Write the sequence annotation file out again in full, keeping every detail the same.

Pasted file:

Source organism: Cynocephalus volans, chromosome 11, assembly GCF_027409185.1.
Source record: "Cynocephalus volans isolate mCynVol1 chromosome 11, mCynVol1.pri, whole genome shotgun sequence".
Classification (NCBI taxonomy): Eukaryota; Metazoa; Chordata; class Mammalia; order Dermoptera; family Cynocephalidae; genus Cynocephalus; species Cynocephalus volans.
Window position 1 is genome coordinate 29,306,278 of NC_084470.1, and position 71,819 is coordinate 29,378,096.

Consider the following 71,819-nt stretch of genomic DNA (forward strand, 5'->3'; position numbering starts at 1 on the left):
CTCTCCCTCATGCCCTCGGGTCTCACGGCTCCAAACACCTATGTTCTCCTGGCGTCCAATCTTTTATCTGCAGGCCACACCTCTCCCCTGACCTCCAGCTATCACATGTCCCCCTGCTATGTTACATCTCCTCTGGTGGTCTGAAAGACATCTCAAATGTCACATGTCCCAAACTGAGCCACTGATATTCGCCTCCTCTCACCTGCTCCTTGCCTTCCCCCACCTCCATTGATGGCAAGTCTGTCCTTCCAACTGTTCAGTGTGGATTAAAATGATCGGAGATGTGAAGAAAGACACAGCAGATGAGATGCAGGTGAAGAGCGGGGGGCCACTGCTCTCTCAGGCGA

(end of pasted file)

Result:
Source organism: Cynocephalus volans, chromosome 11, assembly GCF_027409185.1.
Source record: "Cynocephalus volans isolate mCynVol1 chromosome 11, mCynVol1.pri, whole genome shotgun sequence".
Classification (NCBI taxonomy): Eukaryota; Metazoa; Chordata; class Mammalia; order Dermoptera; family Cynocephalidae; genus Cynocephalus; species Cynocephalus volans.
Window position 1 is genome coordinate 29,306,278 of NC_084470.1, and position 71,819 is coordinate 29,378,096.

Consider the following 71,819-nt stretch of genomic DNA (forward strand, 5'->3'; position numbering starts at 1 on the left):
CTCTCCCTCATGCCCTCGGGTCTCACGGCTCCAAACACCTATGTTCTCCTGGCGTCCAATCTTTTATCTGCAGGCCACACCTCTCCCCTGACCTCCAGCTATCACATGTCCCCCTGCTATGTTACATCTCCTCTGGTGGTCTGAAAGACATCTCAAATGTCACATGTCCCAAACTGAGCCACTGATATTCGCCTCCTCTCACCTGCTCCTTGCCTTCCCCCACCTCCATTGATGGCAAGTCTGTCCTTCCAACTGTTCAGTGTGGATTAAAATGATCGGAGATGTGAAGAAAGACACAGCAGATGAGATGCAGGTGAAGAGCGGGGGGCCACTGCTCTCTCAGGCGA